“It’s hard to say,” Zuckerberg said. “I think that that’s going to be something that’s studied for a long time. I certainly haven’t seen data that would suggest that it has.”
“And I think that the hope is that by giving everyone a voice, you’re creating a broader diversity of views that people can have out there and that even if sometimes that surfaces some ugly views, I think that the Democratic tradition that we have is that you want to get those issues on the table, so that way, you can deal with them.”
Rather than ask Zuckerberg about the privacy invasions that have resulted in bad press for Facebook, Stephanopoulos decided to lob another softball over the plate and asked, “How surprised were you by the hits Facebook took?” Zuck responded that he was surprised because he’s such an “idealistic” person.
The interview ended with Zuckerberg getting asked about screen time for his daughters, giving Zuck the opportunity to explain how great it is that he’s able to communicate with his kids when he’s traveling. He even pivoted into a bizarre tangent about how social media is actually making us healthier.
“So right now, there’s a lot of research that shows that when people are using the internet and social networks to really interact and connect with other people, then that’s a positive thing, right?” Zuckerberg said. “And it is associated with all of the positive aspects of well-being that you’d expect, more happiness over time, feeling more connected, less lonely, even, potentially, better health, over time.”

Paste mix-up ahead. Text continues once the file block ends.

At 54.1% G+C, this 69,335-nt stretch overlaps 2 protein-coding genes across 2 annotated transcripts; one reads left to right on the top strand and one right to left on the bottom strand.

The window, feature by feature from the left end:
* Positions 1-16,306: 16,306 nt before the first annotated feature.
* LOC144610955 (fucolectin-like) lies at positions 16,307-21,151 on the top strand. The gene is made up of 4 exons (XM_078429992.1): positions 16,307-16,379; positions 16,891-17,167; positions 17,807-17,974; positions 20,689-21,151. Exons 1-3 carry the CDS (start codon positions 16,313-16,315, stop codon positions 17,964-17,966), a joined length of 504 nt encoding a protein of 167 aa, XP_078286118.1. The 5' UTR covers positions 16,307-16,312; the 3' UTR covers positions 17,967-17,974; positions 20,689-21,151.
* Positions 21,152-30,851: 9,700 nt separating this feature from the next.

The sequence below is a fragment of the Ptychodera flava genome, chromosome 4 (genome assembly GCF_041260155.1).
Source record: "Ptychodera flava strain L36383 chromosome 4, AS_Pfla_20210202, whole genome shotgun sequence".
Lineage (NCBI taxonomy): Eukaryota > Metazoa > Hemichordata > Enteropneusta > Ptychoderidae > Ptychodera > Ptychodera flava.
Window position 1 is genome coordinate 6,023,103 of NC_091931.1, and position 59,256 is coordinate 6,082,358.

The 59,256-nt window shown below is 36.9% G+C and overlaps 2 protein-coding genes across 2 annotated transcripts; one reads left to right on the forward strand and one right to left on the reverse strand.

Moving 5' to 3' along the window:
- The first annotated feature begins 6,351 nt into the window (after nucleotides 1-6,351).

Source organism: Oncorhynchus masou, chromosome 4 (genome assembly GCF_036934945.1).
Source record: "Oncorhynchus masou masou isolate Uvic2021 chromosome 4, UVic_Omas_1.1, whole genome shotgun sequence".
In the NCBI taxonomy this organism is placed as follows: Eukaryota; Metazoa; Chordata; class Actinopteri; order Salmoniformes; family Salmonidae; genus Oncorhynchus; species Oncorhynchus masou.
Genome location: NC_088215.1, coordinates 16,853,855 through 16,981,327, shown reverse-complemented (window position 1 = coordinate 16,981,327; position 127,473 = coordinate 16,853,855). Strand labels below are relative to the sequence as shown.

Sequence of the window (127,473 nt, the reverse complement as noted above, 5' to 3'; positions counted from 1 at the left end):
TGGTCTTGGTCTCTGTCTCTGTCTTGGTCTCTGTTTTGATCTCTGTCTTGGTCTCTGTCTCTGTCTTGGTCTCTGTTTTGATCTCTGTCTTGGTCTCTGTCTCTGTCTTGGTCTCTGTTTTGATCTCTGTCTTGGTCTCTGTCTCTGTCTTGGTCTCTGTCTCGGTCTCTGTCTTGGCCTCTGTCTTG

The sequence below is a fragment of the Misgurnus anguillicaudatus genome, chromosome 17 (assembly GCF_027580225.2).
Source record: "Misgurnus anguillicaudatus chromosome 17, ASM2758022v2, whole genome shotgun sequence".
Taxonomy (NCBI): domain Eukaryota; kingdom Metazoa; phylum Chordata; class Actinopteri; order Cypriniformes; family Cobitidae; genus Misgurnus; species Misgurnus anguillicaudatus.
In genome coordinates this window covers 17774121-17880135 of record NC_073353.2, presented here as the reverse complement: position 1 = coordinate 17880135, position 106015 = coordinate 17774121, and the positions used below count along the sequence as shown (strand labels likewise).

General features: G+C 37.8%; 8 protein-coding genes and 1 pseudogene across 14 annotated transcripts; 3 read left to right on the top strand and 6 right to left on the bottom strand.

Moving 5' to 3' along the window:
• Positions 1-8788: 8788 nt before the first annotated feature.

One area that didn’t get mentioned: Facebook’s complicity in genocide in Myanmar. As Gizmodo reported yesterday, United Nations investigators are frustrated with Facebook’s refusal to do more to combat the problem. You’d think that Stephanopoulos might ask one question about that whole genocide thing, at least.
Maybe we shouldn’t be so hard on Stephanopoulos since his regular beat is politics, but that may explain why Facebook’s PR team decided this was a safe interview for Zuckerberg. But it doesn’t take a tech expert to ask basic questions about the ways in which Facebook has made society worse. And there’s nothing more political right now than the rise of tech.
Facebook, along with its other platforms like WhatsApp and Instagram, has been charged with housing discrimination, has asked new users for their passwords on other platforms, and helps spread racist violence around the world. And that’s just in the past two weeks!
Social media has given a voice to the most extreme elements of our garbage world and that’s no accident. The outrage and hate are the product. Zuckerberg may not personally like that since he’s an “idealist” but he’s built a platform that encourages the worst in humanity.
Anger creates “engagement” and engagement is simply more time spent on a platform like Facebook to potentially see ads. And those ads are what fuels the largest tech companies in the world.
Twitter gets a lot of shit for spreading extremism, but at least Jack Dorsey has done adversarial interviews where he’s asked real questions about the harm Twitter has caused. Zuckerberg, on the other hand, gets to talk to Good Morning America about how he’s trying really hard and they’re going to do better. One of these days.